August is Children’s Eye Health and Safety Month, and what better way to commemorate the occasion than with a comprehensive eye checkup? An appointment to the eye doctor should start at the age of three. This will help detect vision problems early and ensure that your child grows with a clear eyesight. Let experts from Arizona Retinal Specialists discuss the different refractive errors you need to know about.
What is a normal vision?
To understand how refractor errors can affect your child’s vision, it’s important to tackle first what we consider normal. For children with regular vision, the following things occur in this order:
- Light passes through the cornea of the eye. This part is the translucent, dome-shaped surface that covering the front of the eyeball.
- From there, the light continues to travel through the pupil. The iris, which is the colored part of your eye, controls the amount of passing light.
- Next, the light reaches the lens. This is the clear part inside the eye that targets light rays onto the retina.
- From there, light travels passes by the vitreous humor. This clear, jelly-like material fills the center of the eye, keeping it round in shape.
- Finally, the light comes into the retina. This sensitive nerve layer covers the back of the eye and is responsible for inverting the image.
- The optic nerve transmits signals of colors and shades to the brain’s visual cortex. This is now what we call vision, as the signals are translated into images.
What are refractive errors?
These affect vision, requiring your child to have corrective lenses to improve eyesight. The following are the most common refractive errors:
- Nearsightedness or Myopia – This condition makes distant objects look blurry. It is prevalent in children and needs correction, otherwise, it may cause eye strain or headaches. Nearsightedness causes the image of a distant object to appear out of focus in front of the retina. Contact lenses or eyeglasses may help improve myopia by adjusting the focusing power of the retina.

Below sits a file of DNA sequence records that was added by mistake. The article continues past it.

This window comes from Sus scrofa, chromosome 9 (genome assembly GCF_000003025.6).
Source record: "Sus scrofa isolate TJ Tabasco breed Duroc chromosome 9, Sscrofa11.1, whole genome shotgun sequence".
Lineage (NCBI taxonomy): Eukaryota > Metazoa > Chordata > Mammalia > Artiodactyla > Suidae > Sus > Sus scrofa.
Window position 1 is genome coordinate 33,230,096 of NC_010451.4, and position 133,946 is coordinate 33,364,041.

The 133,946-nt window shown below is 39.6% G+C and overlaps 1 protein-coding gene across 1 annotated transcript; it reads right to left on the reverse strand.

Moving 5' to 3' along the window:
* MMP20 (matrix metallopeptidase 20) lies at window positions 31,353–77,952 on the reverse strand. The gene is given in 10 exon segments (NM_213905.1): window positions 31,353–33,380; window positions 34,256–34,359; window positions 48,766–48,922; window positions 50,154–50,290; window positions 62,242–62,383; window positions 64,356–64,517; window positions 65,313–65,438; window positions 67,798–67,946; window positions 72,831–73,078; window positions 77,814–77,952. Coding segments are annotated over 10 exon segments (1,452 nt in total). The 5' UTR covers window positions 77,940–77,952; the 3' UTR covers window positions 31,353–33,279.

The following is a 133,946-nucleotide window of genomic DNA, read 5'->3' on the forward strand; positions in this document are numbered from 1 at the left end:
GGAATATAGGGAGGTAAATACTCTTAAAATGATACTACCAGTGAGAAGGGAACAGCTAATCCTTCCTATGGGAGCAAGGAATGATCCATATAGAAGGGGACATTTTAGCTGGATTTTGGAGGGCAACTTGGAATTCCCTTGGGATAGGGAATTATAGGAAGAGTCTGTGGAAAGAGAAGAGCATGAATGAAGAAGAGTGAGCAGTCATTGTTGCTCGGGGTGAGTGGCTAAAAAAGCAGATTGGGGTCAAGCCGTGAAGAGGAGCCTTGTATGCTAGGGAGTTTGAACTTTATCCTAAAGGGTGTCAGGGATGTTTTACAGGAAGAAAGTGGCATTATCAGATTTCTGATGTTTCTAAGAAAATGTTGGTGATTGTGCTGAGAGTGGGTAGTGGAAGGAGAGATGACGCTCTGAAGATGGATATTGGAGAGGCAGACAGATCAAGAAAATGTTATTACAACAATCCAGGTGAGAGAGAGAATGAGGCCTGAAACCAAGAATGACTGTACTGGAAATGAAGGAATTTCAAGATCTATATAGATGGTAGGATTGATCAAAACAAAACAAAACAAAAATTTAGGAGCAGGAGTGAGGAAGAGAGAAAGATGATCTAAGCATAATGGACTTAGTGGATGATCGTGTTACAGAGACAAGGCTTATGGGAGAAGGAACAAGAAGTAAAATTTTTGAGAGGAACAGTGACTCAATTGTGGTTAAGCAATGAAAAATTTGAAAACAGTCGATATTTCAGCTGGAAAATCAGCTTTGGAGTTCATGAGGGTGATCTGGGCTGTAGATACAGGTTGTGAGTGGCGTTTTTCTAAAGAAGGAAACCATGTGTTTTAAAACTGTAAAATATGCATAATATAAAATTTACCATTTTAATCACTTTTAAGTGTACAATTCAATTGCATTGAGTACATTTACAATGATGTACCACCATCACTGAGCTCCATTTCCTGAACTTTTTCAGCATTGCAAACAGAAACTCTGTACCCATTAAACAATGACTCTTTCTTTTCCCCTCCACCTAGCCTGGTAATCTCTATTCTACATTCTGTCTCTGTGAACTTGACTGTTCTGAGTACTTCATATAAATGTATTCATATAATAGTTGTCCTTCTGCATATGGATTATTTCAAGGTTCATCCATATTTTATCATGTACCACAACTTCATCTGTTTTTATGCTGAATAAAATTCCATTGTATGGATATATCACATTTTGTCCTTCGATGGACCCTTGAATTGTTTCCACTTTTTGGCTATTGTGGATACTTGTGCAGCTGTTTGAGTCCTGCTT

- Farsightedness or Hyperopia – This makes a close object look unclear. Hyperopia may cause extreme tiredness, eye strain, and headaches. Children who often squint, rub their eyes or have trouble reading are usually diagnosed with this condition.
- Distorted Vision or Astigmatism – This makes both close and far objects look fuzzy. It can start in childhood or in adulthood. Depending on severity, corrective lenses may be required.
- Lazy Eye or Amblyopia – This refractive error usually starts when one eye has a better focus than the other. When the blurry eye gets worse, it can lead to permanent damage in vision.
- Crossed Eyes or Strabismus – This condition is marked by the way the eyes focus on different directions. It is very common in children, but it can also manifest later in life. You can try corrective lenses, surgery, or a combination of both to treat this strabismus.
- Color Blindness or Color Vision Deficiency – A vast majority of people with deficient color vision inherited it from their mother, although some get it as a result of sclerosis or diabetes. Individuals with this condition often can see clearly, but can’t fully process certain colors.
- Drooping Of The Eyelid or Ptosis – You can notice this condition when your child has his or her upper eyelid falls lower than normal. It can impede vision and change a person’s appearance.
The Children’s Eye Health and Safety Month is meant to remind all parents of the importance of eye checkup and care. Even if you think your child’s vision is healthy, it is still important to visit an eye doctor regularly. At Arizona Retinal Specialists, we will ensure that your child gets the best eye care. Call us today at 623-474-3937 for more information.